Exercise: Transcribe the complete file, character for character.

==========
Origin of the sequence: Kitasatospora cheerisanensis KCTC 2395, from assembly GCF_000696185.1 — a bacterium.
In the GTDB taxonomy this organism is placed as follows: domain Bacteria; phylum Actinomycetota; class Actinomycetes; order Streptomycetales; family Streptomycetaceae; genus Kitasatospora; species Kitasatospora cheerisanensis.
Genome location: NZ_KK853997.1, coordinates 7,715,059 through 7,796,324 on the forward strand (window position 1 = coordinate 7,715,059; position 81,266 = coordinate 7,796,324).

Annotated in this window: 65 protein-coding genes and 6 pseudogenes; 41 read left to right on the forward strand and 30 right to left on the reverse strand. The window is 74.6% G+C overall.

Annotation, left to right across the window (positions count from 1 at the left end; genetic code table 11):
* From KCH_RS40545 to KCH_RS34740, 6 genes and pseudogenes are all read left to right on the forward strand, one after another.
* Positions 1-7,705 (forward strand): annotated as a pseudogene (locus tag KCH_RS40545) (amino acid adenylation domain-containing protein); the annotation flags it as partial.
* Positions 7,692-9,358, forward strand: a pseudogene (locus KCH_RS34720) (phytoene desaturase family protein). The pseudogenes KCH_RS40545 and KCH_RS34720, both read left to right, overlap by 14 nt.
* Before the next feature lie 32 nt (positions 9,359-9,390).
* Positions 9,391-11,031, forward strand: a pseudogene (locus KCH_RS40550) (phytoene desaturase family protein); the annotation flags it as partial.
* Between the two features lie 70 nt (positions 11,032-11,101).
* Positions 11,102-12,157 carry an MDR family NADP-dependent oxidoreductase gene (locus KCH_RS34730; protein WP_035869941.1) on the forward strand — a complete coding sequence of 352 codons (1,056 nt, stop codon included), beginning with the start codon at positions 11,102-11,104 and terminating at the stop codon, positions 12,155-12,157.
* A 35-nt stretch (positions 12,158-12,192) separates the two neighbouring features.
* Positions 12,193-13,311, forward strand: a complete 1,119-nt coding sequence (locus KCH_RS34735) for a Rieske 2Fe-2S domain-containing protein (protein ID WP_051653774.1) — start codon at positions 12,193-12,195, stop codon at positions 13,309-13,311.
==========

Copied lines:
Origin of the sequence: Kitasatospora cheerisanensis KCTC 2395, from assembly GCF_000696185.1 — a bacterium.
In the GTDB taxonomy this organism is placed as follows: domain Bacteria; phylum Actinomycetota; class Actinomycetes; order Streptomycetales; family Streptomycetaceae; genus Kitasatospora; species Kitasatospora cheerisanensis.
Genome location: NZ_KK853997.1, coordinates 7,715,059 through 7,796,324 on the forward strand (window position 1 = coordinate 7,715,059; position 81,266 = coordinate 7,796,324).

Annotated in this window: 65 protein-coding genes and 6 pseudogenes; 41 read left to right on the forward strand and 30 right to left on the reverse strand. The window is 74.6% G+C overall.

Annotation, left to right across the window (positions count from 1 at the left end; genetic code table 11):
* From KCH_RS40545 to KCH_RS34740, 6 genes and pseudogenes are all read left to right on the forward strand, one after another.
* Positions 1-7,705 (forward strand): annotated as a pseudogene (locus tag KCH_RS40545) (amino acid adenylation domain-containing protein); the annotation flags it as partial.
* Positions 7,692-9,358, forward strand: a pseudogene (locus KCH_RS34720) (phytoene desaturase family protein). The pseudogenes KCH_RS40545 and KCH_RS34720, both read left to right, overlap by 14 nt.
* Before the next feature lie 32 nt (positions 9,359-9,390).
* Positions 9,391-11,031, forward strand: a pseudogene (locus KCH_RS40550) (phytoene desaturase family protein); the annotation flags it as partial.
* Between the two features lie 70 nt (positions 11,032-11,101).
* Positions 11,102-12,157 carry an MDR family NADP-dependent oxidoreductase gene (locus KCH_RS34730; protein WP_035869941.1) on the forward strand — a complete coding sequence of 352 codons (1,056 nt, stop codon included), beginning with the start codon at positions 11,102-11,104 and terminating at the stop codon, positions 12,155-12,157.
* A 35-nt stretch (positions 12,158-12,192) separates the two neighbouring features.
* Positions 12,193-13,311, forward strand: a complete 1,119-nt coding sequence (locus KCH_RS34735) for a Rieske 2Fe-2S domain-containing protein (protein ID WP_051653774.1) — start codon at positions 12,193-12,195, stop codon at positions 13,309-13,311.